[DE] TV broadcaster tm3 must cease broadcasting after licence is withdrawn

IRIS 2019-6:1/7

Jan Henrich

Institute of European Media Law (EMR), Saarbrücken/Brussels

In a decision of 12 February 2019, the Verwaltungsgericht Stuttgart (Stuttgart administrative court) rejected a request from TV broadcaster tm3 for a temporary injunction against the suspension of its broadcasting licence. The court therefore confirmed the immediate enforceability of the decision to withdraw the broadcaster’s licence to organise and distribute the channel, which had been broadcast under the name “Family TV” until January.

In July 2017, the Landesanstalt für Kommunikation (LFK), the regulatory body for broadcasting and telemedia services in Baden-Württemberg, had withdrawn tm3’s licence on the basis of a unanimous ruling of the Kommission für Zulassung und Aufsicht (Commission on Licensing and Supervision - ZAK) of the regional media authorities. It was the first time it had ever withdrawn the licence of an operating broadcaster. Its decision had been based on the unreliabilityof the broadcaster which, according to the LFK, had repeatedly breached copyright and media law provisions. For example, it had broadcast the film “Grand Hotel Budapest” or parts of it without a licence. As well as the licence for the channel “Family TV”, the company’s licence for its second channel, “blizz”, was withdrawn.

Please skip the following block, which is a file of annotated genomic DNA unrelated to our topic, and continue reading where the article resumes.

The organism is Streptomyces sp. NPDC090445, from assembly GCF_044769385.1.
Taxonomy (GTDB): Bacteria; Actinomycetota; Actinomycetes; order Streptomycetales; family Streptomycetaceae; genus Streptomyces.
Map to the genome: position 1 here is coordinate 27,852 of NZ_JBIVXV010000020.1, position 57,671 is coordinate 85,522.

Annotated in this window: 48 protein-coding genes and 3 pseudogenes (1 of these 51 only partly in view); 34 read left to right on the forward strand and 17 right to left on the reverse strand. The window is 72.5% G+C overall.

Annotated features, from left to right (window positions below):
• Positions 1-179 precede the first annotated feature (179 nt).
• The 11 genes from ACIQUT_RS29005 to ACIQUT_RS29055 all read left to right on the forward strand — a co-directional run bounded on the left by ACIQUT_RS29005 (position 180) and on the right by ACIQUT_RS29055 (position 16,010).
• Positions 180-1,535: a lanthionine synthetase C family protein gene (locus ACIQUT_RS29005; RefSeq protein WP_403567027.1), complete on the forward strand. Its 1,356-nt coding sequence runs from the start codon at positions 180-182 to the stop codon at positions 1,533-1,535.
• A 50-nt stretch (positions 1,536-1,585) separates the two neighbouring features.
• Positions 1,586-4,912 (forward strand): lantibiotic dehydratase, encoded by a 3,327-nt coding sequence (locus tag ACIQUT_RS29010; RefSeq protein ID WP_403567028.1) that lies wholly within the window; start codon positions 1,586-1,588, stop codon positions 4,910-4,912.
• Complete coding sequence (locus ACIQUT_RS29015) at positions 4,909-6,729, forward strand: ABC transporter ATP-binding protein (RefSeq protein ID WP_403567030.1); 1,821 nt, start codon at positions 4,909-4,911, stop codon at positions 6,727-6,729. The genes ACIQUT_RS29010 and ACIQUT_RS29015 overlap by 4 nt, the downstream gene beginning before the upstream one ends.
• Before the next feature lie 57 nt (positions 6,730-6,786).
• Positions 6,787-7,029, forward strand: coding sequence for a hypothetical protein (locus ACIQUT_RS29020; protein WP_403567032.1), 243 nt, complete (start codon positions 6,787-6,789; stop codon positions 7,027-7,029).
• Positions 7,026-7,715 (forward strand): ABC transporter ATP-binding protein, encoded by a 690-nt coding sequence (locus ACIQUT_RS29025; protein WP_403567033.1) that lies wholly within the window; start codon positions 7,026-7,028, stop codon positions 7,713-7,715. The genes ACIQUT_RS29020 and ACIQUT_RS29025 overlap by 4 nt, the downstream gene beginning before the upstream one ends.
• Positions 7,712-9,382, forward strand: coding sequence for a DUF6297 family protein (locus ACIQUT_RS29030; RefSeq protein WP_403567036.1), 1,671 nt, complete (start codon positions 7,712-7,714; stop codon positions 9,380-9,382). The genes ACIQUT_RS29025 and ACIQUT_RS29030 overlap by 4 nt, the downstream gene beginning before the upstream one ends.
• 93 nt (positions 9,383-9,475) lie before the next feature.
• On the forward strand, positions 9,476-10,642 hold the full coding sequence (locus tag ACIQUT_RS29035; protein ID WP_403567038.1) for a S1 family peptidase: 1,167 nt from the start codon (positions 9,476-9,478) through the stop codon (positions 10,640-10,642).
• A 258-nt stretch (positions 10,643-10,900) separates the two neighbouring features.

After the regulator’s ruling that the licence should be withdrawn with immediate effect, the broadcaster had appealed to the courts for emergency legal protection. In January 2019, it had celebrated its 10th anniversary and changed its name. After a temporary injunction was refused, the broadcaster had initially taken further legal action before finally ceasing its broadcasting operations on 31 March 2019. At the beginning of March, the broadcaster’s CEO had been convicted in a separate criminal procedure. However, the company claimed that this case had nothing to do with the decision to cease broadcasting, which had been taken primarily because of the CEO’s health problems. According to media reports, the broadcaster is also deeply in debt.


This article has been published in IRIS Legal Observations of the European Audiovisual Observatory.